#1 has had the most trouble defending it to her peers.  She is an athlete who plays a sport at a high level and there really aren’t many homeschoolers.  She hates having to explain herself and “what she does.”  It’s difficult to be a minority and to do the unconventional.  The younger kids have no problem telling strangers our business.  The best thing is to see how people react.  They don’t react to the message that we homeschool.  They react to the delivery – my kids look people in the eye and clearly articulate what we do.  During the moment that the stranger is stunned, I bolt with the kids before I have to do more explaining. (Remember that introvert thing?)

5. There is a financial cost associated with homeschooling.  One partner stays at home.  We give up an extra income and we don’t get any subsidies from the government to support our choice.  We are fortunate that we can live quite comfortably on one income.  I am grateful every day for being able to homeschool but there are sacrifices that we make.  I rarely buy the kids new clothes unless it is outdoor gear that they have worn through.  The kids choose one activity to do each season in addition to their Scouts and outdoor program.  All of their birthday presents and Christmas presents from grandparents go towards their extra-curriculars.  We cut our own hair.   We prioritize our spending.  What helps me run a smoother household?  What experiences do I want to spend money on?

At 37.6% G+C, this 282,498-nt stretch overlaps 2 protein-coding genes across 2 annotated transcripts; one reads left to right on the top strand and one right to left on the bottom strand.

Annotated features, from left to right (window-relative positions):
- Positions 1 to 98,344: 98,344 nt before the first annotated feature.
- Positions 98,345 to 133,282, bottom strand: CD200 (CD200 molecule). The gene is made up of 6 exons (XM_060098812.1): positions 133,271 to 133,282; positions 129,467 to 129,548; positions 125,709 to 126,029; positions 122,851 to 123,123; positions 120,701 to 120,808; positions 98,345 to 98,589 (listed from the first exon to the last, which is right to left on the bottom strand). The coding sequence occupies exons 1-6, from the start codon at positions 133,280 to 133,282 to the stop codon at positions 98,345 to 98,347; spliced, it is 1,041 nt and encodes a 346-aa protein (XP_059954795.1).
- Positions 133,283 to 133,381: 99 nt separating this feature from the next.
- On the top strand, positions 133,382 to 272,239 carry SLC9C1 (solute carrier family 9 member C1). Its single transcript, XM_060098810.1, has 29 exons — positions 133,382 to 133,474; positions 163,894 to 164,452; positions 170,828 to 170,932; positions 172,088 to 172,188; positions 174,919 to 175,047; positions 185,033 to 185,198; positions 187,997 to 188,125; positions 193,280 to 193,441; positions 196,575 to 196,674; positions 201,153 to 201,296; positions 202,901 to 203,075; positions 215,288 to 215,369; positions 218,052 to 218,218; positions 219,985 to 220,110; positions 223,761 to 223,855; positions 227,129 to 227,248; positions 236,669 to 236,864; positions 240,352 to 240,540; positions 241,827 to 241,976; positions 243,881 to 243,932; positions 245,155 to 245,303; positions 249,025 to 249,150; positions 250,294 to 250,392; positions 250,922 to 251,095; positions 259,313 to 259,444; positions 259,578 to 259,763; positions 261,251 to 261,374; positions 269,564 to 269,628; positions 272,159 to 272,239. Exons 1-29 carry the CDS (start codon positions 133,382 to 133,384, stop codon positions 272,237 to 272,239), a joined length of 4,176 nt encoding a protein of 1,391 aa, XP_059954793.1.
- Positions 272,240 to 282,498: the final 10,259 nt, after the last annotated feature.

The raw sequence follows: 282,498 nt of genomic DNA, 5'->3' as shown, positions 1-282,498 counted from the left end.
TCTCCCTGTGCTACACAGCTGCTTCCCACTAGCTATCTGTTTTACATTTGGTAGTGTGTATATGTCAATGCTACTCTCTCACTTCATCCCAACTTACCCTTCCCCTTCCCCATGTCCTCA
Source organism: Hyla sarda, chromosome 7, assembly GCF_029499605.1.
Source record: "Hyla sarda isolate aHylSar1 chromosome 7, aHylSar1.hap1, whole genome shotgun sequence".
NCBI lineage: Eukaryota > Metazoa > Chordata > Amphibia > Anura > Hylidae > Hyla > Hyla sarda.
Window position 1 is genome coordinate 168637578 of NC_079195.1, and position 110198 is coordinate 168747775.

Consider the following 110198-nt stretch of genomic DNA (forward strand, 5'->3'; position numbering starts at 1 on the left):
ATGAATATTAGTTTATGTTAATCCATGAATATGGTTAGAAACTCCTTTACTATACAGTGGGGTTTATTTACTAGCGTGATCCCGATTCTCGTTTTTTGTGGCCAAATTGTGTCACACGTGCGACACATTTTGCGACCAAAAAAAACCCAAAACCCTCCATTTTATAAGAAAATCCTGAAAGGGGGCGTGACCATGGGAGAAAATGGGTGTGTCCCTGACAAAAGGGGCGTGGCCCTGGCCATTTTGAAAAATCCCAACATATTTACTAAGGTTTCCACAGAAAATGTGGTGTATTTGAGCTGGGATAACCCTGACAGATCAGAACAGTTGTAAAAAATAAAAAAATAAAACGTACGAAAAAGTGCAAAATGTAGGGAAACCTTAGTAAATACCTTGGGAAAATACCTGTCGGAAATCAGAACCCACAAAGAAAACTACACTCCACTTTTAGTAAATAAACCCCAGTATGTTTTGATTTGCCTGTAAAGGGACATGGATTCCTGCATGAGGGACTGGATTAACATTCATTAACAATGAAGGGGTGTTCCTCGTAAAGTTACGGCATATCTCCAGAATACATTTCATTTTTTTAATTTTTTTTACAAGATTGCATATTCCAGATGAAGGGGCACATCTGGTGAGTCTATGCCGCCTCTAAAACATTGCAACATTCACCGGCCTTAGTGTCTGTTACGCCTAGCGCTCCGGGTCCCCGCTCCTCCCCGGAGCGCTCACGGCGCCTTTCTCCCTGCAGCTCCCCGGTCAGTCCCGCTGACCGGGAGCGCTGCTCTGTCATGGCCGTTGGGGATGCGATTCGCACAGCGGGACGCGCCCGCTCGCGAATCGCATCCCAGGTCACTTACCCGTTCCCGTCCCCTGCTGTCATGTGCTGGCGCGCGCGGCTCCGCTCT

photo 4-6

Ever-Patient and I constantly touch base on where we want to spend our money.  It’s great for the kids to see.  We communicate about how we value our time and what we are willing to pay for.  The lesson of opportunity cost is one I teach frequently.  We have to go back to why we homeschool which inevitably leads us down that road to re-defining or recalling what ‘happiness’ and ‘success’ means to us and how we want the children to define it for themselves.